4.50 from Paddington by Agatha Christie

This month’s theme for Read Christie 2022 is ‘a story featuring train travel’. I had already read most of the possibilities – The Mystery of the Blue Train, Murder on the Orient Express and The ABC Murders – but hadn’t yet read the Miss Marple novel 4.50 from Paddington, so that was my choice for this month.

The ‘train travel’ element of the story appears in the very first chapter, with the elderly Elspeth McGillicuddy taking a train to the village of St Mary Mead to visit her friend, Miss Jane Marple. Mrs McGillicuddy happens to glance out of the window just as her train passes another train running parallel in the same direction. At that moment, a blind flies open in the window of the other train and she is horrified to witness a man standing with his back to her strangling a woman. She reports the incident to the ticket collector and the police are informed, but when no dead body is found on the train Mrs McGillicuddy is dismissed as an old woman with an overactive imagination. Miss Marple, however, knows her friend is telling the truth and is determined not to let the matter drop.

Convinced that the body may have been thrown from the train as it passed the grounds of Rutherford Hall, Miss Marple enlists the help of Lucy Eyelesbarrow, a young woman she knows who has established a reputation for herself as a professional and efficient cook and housekeeper. Lucy’s skills mean she is very much in demand and never short of work, but Miss Marple persuades her to take a position at Rutherford Hall for a few weeks so that she can search for the body while she’s there. Settling into her new job, Lucy begins to get to know the residents of Rutherford Hall – the family patriarch Luther Crackenthorpe, his sons, daughter, in-laws and grandchildren – and begins to wonder whether their connection to the murder on the train really was a coincidence after all.

I found this a particularly enjoyable Miss Marple novel – probably in my top two or three. It seems that it has had some criticism due to the lack of clues and logical deductions and I do understand that complaint because we never find out exactly what leads Miss Marple to identify the correct suspect. However, I didn’t have a problem with this. The solution does make sense, even if we don’t know how she arrived at it, and the culprit was actually the person I suspected myself (again, not based on any real evidence – just a hunch!).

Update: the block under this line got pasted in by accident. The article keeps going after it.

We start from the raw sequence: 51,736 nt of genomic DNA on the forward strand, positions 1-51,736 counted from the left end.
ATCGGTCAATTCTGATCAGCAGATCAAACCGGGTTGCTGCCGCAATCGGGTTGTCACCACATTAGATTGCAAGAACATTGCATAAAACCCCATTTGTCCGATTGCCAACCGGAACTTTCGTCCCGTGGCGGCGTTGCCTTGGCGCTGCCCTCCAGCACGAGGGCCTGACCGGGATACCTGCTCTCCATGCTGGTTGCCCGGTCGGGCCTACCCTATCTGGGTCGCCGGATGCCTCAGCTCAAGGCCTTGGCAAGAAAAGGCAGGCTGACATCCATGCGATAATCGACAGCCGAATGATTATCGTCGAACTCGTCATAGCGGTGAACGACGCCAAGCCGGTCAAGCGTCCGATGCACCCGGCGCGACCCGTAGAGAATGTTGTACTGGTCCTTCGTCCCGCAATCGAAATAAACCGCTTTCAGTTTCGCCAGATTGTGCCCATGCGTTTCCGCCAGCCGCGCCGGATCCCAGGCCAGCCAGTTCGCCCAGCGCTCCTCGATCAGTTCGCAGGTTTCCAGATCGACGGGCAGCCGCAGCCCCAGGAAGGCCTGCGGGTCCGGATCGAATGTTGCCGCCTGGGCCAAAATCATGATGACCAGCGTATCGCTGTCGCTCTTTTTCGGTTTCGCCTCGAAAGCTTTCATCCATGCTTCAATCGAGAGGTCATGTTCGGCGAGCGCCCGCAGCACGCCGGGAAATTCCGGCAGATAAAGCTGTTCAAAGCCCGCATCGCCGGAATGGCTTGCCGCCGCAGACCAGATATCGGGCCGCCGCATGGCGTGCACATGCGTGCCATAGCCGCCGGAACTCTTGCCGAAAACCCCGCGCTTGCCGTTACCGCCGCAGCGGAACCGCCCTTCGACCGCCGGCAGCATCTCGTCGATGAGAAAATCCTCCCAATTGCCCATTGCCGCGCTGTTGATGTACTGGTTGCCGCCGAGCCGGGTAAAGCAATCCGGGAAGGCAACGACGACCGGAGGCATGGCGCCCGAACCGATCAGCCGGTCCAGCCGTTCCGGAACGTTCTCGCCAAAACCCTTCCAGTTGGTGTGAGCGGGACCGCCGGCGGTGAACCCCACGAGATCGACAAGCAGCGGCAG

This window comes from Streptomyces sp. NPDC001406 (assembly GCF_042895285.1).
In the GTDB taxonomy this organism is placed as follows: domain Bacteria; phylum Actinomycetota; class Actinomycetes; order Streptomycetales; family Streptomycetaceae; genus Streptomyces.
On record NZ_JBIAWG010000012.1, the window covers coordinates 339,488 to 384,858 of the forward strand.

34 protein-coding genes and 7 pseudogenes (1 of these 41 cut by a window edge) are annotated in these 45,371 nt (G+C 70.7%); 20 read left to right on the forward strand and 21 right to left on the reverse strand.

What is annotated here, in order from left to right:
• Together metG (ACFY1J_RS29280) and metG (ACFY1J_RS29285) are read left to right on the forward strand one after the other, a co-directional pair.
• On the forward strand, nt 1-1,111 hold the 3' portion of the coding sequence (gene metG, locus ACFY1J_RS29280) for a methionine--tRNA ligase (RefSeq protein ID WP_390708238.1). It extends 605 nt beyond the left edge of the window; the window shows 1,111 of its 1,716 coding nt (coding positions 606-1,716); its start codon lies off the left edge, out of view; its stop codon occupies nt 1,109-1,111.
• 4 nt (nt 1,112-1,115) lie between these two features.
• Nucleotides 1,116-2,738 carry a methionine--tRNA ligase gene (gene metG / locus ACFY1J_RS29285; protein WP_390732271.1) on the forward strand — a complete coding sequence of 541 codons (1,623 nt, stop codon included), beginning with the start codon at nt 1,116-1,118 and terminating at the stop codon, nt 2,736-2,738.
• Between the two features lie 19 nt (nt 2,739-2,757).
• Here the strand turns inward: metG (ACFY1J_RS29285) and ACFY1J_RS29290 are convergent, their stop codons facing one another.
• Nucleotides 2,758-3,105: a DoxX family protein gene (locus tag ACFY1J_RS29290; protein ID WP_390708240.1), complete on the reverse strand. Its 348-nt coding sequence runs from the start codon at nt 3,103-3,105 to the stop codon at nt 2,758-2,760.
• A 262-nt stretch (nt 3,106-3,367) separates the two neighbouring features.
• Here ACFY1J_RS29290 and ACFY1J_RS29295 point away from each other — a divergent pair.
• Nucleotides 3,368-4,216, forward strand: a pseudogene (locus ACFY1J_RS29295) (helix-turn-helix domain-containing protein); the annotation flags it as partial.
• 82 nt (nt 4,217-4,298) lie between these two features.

Although Miss Marple is the one who solves the mystery, we don’t really see very much of her in this book. Unable to infiltrate the Crackenthorpe household herself, she sends Lucy Eyelesbarrow in her place, which means a lot of the story is written from Lucy’s perspective. Luckily, Lucy is a great character – independent, intelligent and courageous. Several of the male Crackenthorpes are drawn to her and there’s a hint at the end of the book that she’s going to marry one of them. Which one she chooses is left for the reader to decide – although I’ve since discovered that Christie reveals Lucy’s choice in her Secret Notebooks, published in 2009.

There’s only one month left in this year’s Read Christie challenge and the December theme will be ‘a story containing precious jewels’. However, plans for Read Christie 2023 have already been announced and you can register your interest here: https://linktr.ee/OfficialAgathaChristie

Destination Unknown by Agatha Christie

August’s theme for the Read Christie 2022 challenge is ‘a story set in a hot climate’, so the recommended title, Destination Unknown, which is set in North Africa, was the perfect choice. I was a bit apprehensive about reading this one because it doesn’t seem to get very good reviews and it’s certainly not one of Christie’s better known novels (in fact it’s one of only four of her books never to have been adapted for TV or film), but I found it entertaining enough.

We first meet our heroine, Hilary Craven, in a Casablanca hotel room, preparing to commit suicide. Her daughter has died, her marriage has broken down and she feels she has nothing to live for. Before she can go through with her plans, however, she is interrupted by Jessop, a British secret agent. Jessop has noticed a resemblance between Hilary and another woman, Olive Betterton, who has been fatally injured in a plane crash, and he has an interesting suggestion to make…

It is believed that Olive was on her way to Morocco to join her husband, Thomas Betterton, a renowned nuclear physicist who recently went missing in Paris. Betterton is one of several scientists from around the world who have all disappeared without trace. Jessop wants Hilary Craven to impersonate the dying woman in the hope that she will be able to locate Betterton and the other missing scientists. With nothing to lose, Hilary agrees.

As you can probably tell from my synopsis of the plot, this is not a murder mystery like most of Christie’s other books and it does not feature any of her famous characters such as Hercule Poirot, Miss Marple or Tommy and Tuppence. It’s much more of a thriller, with elements of spy/espionage fiction. I really enjoyed the first half of the novel – although the plot is undoubtedly a bit far-fetched and unlikely, I do like a good impersonation story and was interested to see how Hilary would cope with her task and where following Betterton’s trail would lead her to. I also loved the descriptions of Morocco and wished we could have spent more time in Casablanca and Fez before Hilary’s adventures took her off into the High Atlas mountains:

All about her were the walls of old Fez. Narrow winding streets, high walls, and occasionally, through a doorway, a glimpse of an interior or a courtyard, and moving all around her were laden donkeys, men with their burdens, boys, women veiled and unveiled, the whole busy secret life of this Moorish city. Wandering through the narrow streets she forgot everything else, her mission, the past tragedy of herself, even her life.